Aging and the Rising Burden of Noncommunicable Diseases in Sub-Saharan Africa and other Low- and Middle-Income Countries

Population Dynamics and Urbanization in Africa

  • January 2020
  • General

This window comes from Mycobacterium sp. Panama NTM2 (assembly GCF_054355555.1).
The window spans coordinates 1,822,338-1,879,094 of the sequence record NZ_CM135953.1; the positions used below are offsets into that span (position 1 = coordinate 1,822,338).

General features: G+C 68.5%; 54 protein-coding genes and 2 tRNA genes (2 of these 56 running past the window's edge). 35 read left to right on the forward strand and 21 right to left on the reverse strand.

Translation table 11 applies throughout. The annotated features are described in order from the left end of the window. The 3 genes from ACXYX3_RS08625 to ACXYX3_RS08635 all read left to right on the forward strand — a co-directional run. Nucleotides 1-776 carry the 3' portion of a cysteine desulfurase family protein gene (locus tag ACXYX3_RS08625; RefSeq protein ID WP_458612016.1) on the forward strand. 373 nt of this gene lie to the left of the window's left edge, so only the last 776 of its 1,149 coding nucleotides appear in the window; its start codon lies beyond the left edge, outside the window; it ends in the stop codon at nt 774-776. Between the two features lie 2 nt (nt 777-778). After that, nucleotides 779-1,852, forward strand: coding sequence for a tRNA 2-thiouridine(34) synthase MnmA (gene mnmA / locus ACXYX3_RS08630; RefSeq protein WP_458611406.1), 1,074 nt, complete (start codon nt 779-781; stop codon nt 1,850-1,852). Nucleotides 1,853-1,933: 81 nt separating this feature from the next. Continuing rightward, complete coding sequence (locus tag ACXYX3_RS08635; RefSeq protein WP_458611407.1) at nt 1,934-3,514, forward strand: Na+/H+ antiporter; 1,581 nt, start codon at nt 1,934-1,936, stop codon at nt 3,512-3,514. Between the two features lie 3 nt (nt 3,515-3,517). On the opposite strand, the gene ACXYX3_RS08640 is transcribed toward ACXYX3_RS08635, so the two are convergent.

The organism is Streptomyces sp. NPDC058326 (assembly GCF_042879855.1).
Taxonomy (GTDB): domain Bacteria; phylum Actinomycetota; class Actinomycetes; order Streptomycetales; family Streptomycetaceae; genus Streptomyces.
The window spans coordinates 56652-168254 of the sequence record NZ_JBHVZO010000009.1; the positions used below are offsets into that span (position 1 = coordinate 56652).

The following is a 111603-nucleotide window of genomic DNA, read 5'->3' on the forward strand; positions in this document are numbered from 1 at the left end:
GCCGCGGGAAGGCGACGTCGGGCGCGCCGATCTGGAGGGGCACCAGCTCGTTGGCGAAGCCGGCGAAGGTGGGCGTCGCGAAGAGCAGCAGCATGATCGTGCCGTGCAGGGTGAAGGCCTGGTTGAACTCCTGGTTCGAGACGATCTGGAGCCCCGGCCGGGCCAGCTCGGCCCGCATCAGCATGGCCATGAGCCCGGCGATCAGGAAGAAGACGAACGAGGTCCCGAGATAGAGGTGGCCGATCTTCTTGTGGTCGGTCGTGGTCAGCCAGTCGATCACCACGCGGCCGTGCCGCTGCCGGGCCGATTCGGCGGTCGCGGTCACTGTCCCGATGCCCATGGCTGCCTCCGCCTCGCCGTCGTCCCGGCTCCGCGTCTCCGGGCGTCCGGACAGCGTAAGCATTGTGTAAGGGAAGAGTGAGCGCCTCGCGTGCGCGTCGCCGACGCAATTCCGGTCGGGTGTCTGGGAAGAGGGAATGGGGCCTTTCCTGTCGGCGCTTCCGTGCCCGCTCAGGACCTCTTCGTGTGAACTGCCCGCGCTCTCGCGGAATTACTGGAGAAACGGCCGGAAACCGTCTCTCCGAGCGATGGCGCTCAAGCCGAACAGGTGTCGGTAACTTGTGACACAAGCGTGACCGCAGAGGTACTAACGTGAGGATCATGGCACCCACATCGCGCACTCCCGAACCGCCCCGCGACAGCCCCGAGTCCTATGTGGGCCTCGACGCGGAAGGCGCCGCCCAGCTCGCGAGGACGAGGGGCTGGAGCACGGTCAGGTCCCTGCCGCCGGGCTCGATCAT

Noncommunicable diseases (NCDs) are a prevalent and growing burden among older cohorts in sub-Saharan Africa and other low- and middle-income countries (LMICs) as in many wealthier parts of the world. This stems from the combined effects of factors such as demographic aging, behavioral transitions, and developmental origins of health and disease. A crucial characteristic of many NCDs is that their personal and family impacts and costs are not accurately reflected in mortality data. Their effects are often chronic and long-term and can cause morbidity, loss of work ability, and impaired quality of life over a prolonged period. Unless addressed seriously, the continuing increase of NCDs and their burden in sub-Saharan African countries and other LMICs will almost certainly undermine progress toward achieving the target of reducing by 25% premature mortality from NCDs in these countries by 2025 and also one-third reduction of NCDs target by 2030. To have any chance of meeting or even getting near to these targets, this article calls for action by national and regional governments to strengthen universal health coverage (UHC), economic empowerment of vulnerable groups, public–private partnerships, effective fiscal regulation, and public education on NCDs, their risk factors and impacts in sub-Saharan Africa in particular and most LMICs globally.